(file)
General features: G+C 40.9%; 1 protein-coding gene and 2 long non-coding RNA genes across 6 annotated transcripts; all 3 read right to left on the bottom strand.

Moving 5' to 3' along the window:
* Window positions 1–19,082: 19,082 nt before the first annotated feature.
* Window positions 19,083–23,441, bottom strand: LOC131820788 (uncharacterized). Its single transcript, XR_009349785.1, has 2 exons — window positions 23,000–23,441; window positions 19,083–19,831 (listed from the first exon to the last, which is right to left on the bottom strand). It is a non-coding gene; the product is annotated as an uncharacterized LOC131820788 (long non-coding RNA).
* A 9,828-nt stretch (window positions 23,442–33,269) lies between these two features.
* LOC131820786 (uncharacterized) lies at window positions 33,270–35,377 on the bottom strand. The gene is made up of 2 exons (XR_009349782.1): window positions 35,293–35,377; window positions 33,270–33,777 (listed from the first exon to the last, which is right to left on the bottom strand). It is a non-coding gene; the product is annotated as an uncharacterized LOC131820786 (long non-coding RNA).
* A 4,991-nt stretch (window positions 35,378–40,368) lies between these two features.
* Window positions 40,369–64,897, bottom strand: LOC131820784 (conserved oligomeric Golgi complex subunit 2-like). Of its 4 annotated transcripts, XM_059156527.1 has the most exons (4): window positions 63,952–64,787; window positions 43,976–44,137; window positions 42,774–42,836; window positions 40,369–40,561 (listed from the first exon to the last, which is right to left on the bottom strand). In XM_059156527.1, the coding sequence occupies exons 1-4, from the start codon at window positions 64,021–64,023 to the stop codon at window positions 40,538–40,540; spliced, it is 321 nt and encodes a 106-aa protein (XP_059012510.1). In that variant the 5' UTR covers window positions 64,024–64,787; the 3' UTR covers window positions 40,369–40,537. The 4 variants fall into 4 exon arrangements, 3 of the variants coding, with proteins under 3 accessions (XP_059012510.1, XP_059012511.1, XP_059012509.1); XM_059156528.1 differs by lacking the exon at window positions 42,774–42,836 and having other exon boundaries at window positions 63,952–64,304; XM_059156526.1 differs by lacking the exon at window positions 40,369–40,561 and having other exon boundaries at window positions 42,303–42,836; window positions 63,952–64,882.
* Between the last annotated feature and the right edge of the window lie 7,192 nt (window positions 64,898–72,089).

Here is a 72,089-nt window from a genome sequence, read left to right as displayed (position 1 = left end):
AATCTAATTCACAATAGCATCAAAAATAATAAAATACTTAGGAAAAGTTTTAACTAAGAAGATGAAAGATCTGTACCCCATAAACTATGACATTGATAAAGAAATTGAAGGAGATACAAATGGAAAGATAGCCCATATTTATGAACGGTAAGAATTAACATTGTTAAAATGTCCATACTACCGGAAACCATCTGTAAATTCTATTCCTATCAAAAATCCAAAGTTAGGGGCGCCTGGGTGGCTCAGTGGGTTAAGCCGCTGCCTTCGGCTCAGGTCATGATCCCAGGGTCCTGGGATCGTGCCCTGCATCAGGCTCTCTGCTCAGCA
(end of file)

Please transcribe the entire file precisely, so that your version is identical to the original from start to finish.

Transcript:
General features: G+C 40.9%; 1 protein-coding gene and 2 long non-coding RNA genes across 6 annotated transcripts; all 3 read right to left on the bottom strand.

Moving 5' to 3' along the window:
* Window positions 1–19,082: 19,082 nt before the first annotated feature.
* Window positions 19,083–23,441, bottom strand: LOC131820788 (uncharacterized). Its single transcript, XR_009349785.1, has 2 exons — window positions 23,000–23,441; window positions 19,083–19,831 (listed from the first exon to the last, which is right to left on the bottom strand). It is a non-coding gene; the product is annotated as an uncharacterized LOC131820788 (long non-coding RNA).
* A 9,828-nt stretch (window positions 23,442–33,269) lies between these two features.
* LOC131820786 (uncharacterized) lies at window positions 33,270–35,377 on the bottom strand. The gene is made up of 2 exons (XR_009349782.1): window positions 35,293–35,377; window positions 33,270–33,777 (listed from the first exon to the last, which is right to left on the bottom strand). It is a non-coding gene; the product is annotated as an uncharacterized LOC131820786 (long non-coding RNA).
* A 4,991-nt stretch (window positions 35,378–40,368) lies between these two features.
* Window positions 40,369–64,897, bottom strand: LOC131820784 (conserved oligomeric Golgi complex subunit 2-like). Of its 4 annotated transcripts, XM_059156527.1 has the most exons (4): window positions 63,952–64,787; window positions 43,976–44,137; window positions 42,774–42,836; window positions 40,369–40,561 (listed from the first exon to the last, which is right to left on the bottom strand). In XM_059156527.1, the coding sequence occupies exons 1-4, from the start codon at window positions 64,021–64,023 to the stop codon at window positions 40,538–40,540; spliced, it is 321 nt and encodes a 106-aa protein (XP_059012510.1). In that variant the 5' UTR covers window positions 64,024–64,787; the 3' UTR covers window positions 40,369–40,537. The 4 variants fall into 4 exon arrangements, 3 of the variants coding, with proteins under 3 accessions (XP_059012510.1, XP_059012511.1, XP_059012509.1); XM_059156528.1 differs by lacking the exon at window positions 42,774–42,836 and having other exon boundaries at window positions 63,952–64,304; XM_059156526.1 differs by lacking the exon at window positions 40,369–40,561 and having other exon boundaries at window positions 42,303–42,836; window positions 63,952–64,882.
* Between the last annotated feature and the right edge of the window lie 7,192 nt (window positions 64,898–72,089).

Here is a 72,089-nt window from a genome sequence, read left to right as displayed (position 1 = left end):
AATCTAATTCACAATAGCATCAAAAATAATAAAATACTTAGGAAAAGTTTTAACTAAGAAGATGAAAGATCTGTACCCCATAAACTATGACATTGATAAAGAAATTGAAGGAGATACAAATGGAAAGATAGCCCATATTTATGAACGGTAAGAATTAACATTGTTAAAATGTCCATACTACCGGAAACCATCTGTAAATTCTATTCCTATCAAAAATCCAAAGTTAGGGGCGCCTGGGTGGCTCAGTGGGTTAAGCCGCTGCCTTCGGCTCAGGTCATGATCCCAGGGTCCTGGGATCGTGCCCTGCATCAGGCTCTCTGCTCAGCA